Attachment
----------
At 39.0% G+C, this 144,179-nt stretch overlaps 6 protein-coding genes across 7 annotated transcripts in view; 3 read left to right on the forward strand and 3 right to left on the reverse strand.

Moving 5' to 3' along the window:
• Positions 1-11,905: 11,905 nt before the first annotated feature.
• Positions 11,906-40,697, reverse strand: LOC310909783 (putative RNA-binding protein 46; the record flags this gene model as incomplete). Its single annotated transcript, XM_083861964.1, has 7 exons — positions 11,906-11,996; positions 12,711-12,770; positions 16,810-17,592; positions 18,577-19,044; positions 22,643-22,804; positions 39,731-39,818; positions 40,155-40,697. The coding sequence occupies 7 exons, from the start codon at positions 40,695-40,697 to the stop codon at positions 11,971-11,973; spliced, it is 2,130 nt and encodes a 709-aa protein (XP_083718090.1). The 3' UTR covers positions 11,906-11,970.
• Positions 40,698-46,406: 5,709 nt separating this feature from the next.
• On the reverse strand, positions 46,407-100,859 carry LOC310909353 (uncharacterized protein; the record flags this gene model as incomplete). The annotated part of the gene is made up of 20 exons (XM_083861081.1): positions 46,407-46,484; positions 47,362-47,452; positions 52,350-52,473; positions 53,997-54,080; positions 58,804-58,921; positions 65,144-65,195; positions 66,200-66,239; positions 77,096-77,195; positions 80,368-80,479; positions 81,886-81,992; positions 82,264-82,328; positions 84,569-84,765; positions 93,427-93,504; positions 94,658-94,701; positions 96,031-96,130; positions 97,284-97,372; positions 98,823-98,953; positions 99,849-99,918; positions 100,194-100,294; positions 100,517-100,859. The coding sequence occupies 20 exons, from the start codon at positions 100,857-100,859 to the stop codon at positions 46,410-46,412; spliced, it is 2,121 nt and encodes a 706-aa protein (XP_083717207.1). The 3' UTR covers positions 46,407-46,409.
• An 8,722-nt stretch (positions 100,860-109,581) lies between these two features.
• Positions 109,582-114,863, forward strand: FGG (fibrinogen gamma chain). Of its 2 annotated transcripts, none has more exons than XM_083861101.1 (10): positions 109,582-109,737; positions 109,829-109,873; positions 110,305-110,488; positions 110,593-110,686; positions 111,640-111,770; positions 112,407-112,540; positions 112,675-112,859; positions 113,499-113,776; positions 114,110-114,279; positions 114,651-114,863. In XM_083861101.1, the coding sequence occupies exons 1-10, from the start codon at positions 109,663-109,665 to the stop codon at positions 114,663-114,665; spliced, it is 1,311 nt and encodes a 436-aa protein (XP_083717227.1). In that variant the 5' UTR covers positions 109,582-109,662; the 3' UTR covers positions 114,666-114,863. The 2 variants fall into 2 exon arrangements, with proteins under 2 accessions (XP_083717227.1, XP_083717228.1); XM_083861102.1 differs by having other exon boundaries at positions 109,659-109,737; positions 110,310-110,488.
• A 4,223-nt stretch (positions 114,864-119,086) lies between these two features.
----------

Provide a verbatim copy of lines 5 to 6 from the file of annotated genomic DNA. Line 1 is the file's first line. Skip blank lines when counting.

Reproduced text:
• Positions 40,698-46,406: 5,709 nt separating this feature from the next.
• On the reverse strand, positions 46,407-100,859 carry LOC310909353 (uncharacterized protein; the record flags this gene model as incomplete). The annotated part of the gene is made up of 20 exons (XM_083861081.1): positions 46,407-46,484; positions 47,362-47,452; positions 52,350-52,473; positions 53,997-54,080; positions 58,804-58,921; positions 65,144-65,195; positions 66,200-66,239; positions 77,096-77,195; positions 80,368-80,479; positions 81,886-81,992; positions 82,264-82,328; positions 84,569-84,765; positions 93,427-93,504; positions 94,658-94,701; positions 96,031-96,130; positions 97,284-97,372; positions 98,823-98,953; positions 99,849-99,918; positions 100,194-100,294; positions 100,517-100,859. The coding sequence occupies 20 exons, from the start codon at positions 100,857-100,859 to the stop codon at positions 46,410-46,412; spliced, it is 2,121 nt and encodes a 706-aa protein (XP_083717207.1). The 3' UTR covers positions 46,407-46,409.